But I used to have a play partner who didn’t need me, and therefore took it for granted that he wouldn’t meet my needs. I think that goes together all too often, and that’s why this power dynamic has a bad name. I guess it’s like all power dynamics in that the person on top has to work extra hard to be ethical, because the incentive structures aren’t going to push them into it.

    Thanks for making me think!

    1. I’m so glad that things with the wrangler are working for you :).

      I absolutely think there *can* be badness in it for sure if someone is unethical or just an arsehole, but I don’t think the general assumption that it must be is warranted.

      This is true of any inherent power mismatch (and there are many many ways in which this imbalance can happen).

      Ferns

  4. It is an accurate observation, and as usually very well formulated. Whether it is in business or in a personal relationship, not all parties come equally armed to the table.

    The central question is : do both parties feel that they themselves have more to gain by engaging and delivering their (unequal) part, or would they feel better off by bailing out?

  5. Well said. I find it fascinating what we chose to do with the perceived ‘power imbalance’, whether we feel more powerful – whatever that means to a person – or less. Separately, what does ‘interest’ and ‘investment’ look like? Might be simple and the colloquial understanding, but in my experience it often has contours and interesting twists.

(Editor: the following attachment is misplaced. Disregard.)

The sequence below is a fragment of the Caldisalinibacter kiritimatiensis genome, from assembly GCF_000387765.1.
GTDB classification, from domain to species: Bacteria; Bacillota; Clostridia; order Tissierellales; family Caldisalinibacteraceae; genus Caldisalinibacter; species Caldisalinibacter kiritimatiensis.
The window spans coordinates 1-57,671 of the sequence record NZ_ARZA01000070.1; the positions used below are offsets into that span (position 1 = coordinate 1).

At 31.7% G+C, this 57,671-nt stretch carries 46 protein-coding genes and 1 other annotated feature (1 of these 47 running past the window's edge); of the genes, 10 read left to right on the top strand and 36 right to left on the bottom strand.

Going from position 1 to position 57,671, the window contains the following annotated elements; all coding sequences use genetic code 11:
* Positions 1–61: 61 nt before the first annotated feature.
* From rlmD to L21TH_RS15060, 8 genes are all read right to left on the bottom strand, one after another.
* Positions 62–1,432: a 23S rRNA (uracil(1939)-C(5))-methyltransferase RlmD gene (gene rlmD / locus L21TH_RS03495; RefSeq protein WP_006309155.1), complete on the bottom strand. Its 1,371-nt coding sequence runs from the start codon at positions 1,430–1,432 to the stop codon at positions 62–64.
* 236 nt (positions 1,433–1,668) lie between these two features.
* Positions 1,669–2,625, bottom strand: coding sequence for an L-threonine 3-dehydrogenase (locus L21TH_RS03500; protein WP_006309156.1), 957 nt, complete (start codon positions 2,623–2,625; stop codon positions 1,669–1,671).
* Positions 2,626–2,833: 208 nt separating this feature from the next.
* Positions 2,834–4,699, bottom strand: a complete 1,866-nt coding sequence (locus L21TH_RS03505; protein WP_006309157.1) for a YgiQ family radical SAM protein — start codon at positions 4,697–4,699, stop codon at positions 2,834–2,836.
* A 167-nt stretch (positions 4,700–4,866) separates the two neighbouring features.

1. I agree: I think people and relationships are complicated and different power markers have different value to different people. So a lot of how it feels is about each individual’s perception. It’s fascinating.

      Ferns

  6. mark,

    I enjoyed reading your post. It does make sense, but it honestly kind of makes me a little depressed. In looking back on some of my vanilla relationships it makes sense that they had more power by being less interested and vice versa. By least interested, do you mean in the other person in general?

    1. I mean ‘least interested in the relationship’.

      There is nuance in this, and I also think that many (most?) relationships have some kind of power imbalance due to any number of reasons, and they can work just fine and be strong and positive, or they can be unhealthy and NOT positive. The latter is why people freak out about them whenever they’re mentioned.

      If you are feeling a little depressed about the relationships you’ve had, then I suspect you have struck those that veer more towards ‘not healthy’ more often than not.

      Click the link I included to the sociological ‘principle of least interest’ for more information and resources.

      Ferns